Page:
Residency Unlimited

Poverty jet set – a conversation about living, working and moving in a precarious art world

Discussion: Thursday February 9, 2023 | 6:30-8:00pm
Works by Žarko Aleksić on view: Friday February 10, 2023 | 12:00-6:00pm

Location: Residency Unlimited 
360 Court Street (main green church doors), Brooklyn NY 11231 (map)

Click here to view the online brochure

The starting point for this discussion is Kuba Szreder‘s recent publication The ABC of the Projectariat: Living and working in a precarious art world (Manchester University Press, 2021). Szreder, a scholar and activist from Warsaw will enter into discussion with Žarko Aleksić, a Belgrade-based artist currently in residency at RU. The ABC of the Projectariat: Living and working in a precarious art world addresses the precarious artistic labor in the field of contemporary art and condition of the “projectariat,” whose work is dependent on intermittent opportunities and takes the form of projects, commissions and assignments. Based on their research and multi-disciplinary practices, Szreder and Aleksić will discuss artists’ networking, freelancing and mobility demanded by the ever-increasing global circulation of art; and social and political urgencies cultural workers are facing in the post-pandemic world. This discussion will be moderated by the New York based curator OIga Kopenkina.

New work realized by Žarko Aleksić over the course of his residency will be featured on the occasion of this event and will also be on view on Friday, February 10 at RU from 12-6pm.

Žarko Aleksić, “The Unity of Consciousness”, performative installation, 5020 Gallery, Salzburg, 2021.

Click below to see images from the program

Poverty jet set – a conversation about living, working and moving in a precarious art world


Žarko Aleksić works across several mediums integrating experience, photography, video, installation and performativity . His post disciplinary artistic practice is based on the examination of consciousness, mental processing and AI: in relation to socio-political issues of cognitive capitalism and the acquisition of knowledge, education, dematerialized labor, and surveillance capitalism , as well as elaborating data processing such are biomarkers and correlational data gathered from scientific measuring devices and social media harvesting. By taking into account neurobiological and endeavors within cognitive neurosciences, Aleksić’s practice addresses personalized phenomenology through the examination of his own states of mind where he is both subject and object resulting in fast shifts through the first and third person. Full bio here.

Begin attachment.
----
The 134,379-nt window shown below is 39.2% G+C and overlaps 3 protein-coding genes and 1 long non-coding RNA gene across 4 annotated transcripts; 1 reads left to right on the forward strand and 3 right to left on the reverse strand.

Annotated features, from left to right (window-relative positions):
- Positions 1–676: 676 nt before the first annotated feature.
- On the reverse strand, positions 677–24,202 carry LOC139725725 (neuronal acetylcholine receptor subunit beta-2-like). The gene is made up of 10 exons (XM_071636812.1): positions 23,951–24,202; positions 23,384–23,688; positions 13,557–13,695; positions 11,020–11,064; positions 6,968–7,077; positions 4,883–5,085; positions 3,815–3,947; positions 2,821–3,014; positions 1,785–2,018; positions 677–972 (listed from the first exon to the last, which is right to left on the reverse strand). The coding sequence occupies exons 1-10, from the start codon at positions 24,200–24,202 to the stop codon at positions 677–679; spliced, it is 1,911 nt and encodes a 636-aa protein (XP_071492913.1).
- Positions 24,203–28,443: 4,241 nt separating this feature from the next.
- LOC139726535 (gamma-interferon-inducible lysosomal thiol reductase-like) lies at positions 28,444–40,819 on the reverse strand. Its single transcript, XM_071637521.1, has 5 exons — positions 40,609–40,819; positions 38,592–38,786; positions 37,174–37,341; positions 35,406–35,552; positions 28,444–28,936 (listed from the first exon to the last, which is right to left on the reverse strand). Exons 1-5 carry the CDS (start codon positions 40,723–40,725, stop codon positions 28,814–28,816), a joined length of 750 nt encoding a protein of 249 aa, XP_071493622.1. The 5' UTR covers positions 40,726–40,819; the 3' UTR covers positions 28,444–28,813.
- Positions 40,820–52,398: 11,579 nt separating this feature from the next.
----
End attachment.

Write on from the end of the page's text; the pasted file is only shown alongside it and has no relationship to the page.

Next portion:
Olga Kopenkina is a Belarus-born independent curator and art critic, living in New York City. In 1994-1998, she was a curator of the 6 th Line gallery, the first independent art center in Minsk, Belarus. In 2001, she graduated from the Center for Curatorial Studies, Bard College, NY. As a curator, she organized exhibitions and programs for Pratt Manhattan Gallery, Austrian Cultural Forum in NYC, UnionDocs, EFA Project Space, 1 st Moscow Biennale, among the others. Kopenkina is a contributor to publications such as Art Journal, Field Journal, Artforum, ArtMargins, Moscow Art Journal, Hyperallergic, Brooklyn Rail, and others. She is an adjunct professor at New York University and Fordham University.

Kuba Szreder is a researcher, curator, and a lecturer at the Academy of Fine Art in Warsaw. He cooperates with artistic unions, consortia of postartistic practitioners, clusters of art-researchers, art collectives and artistic institutions in Poland, UK, and other European countries. Editor and author of books and texts on the political economy of global artistic circulation, art strikes, artistic self-organization in the expanded field, and the use value of art. His most recent book The ABC of the Projectariat: Living and working in a precarious art world, was published by the Whitworth Museum and Manchester University Press in the December 2021.

This program benefits from the support of The Trust for Mutual Understanding and the Polish Cultural Institute New York.


This program is supported, in part, by public funds from the New York City Department of Cultural Affairs in partnership with the City Council.

Related Posts

Open Studio: New body of work by Deni Lantz

Fear, Feet and Fire

The Feet of The World in Action

RU Talk: Mark-making—Tracing its Cultural Roots

Latest RU News in your inbox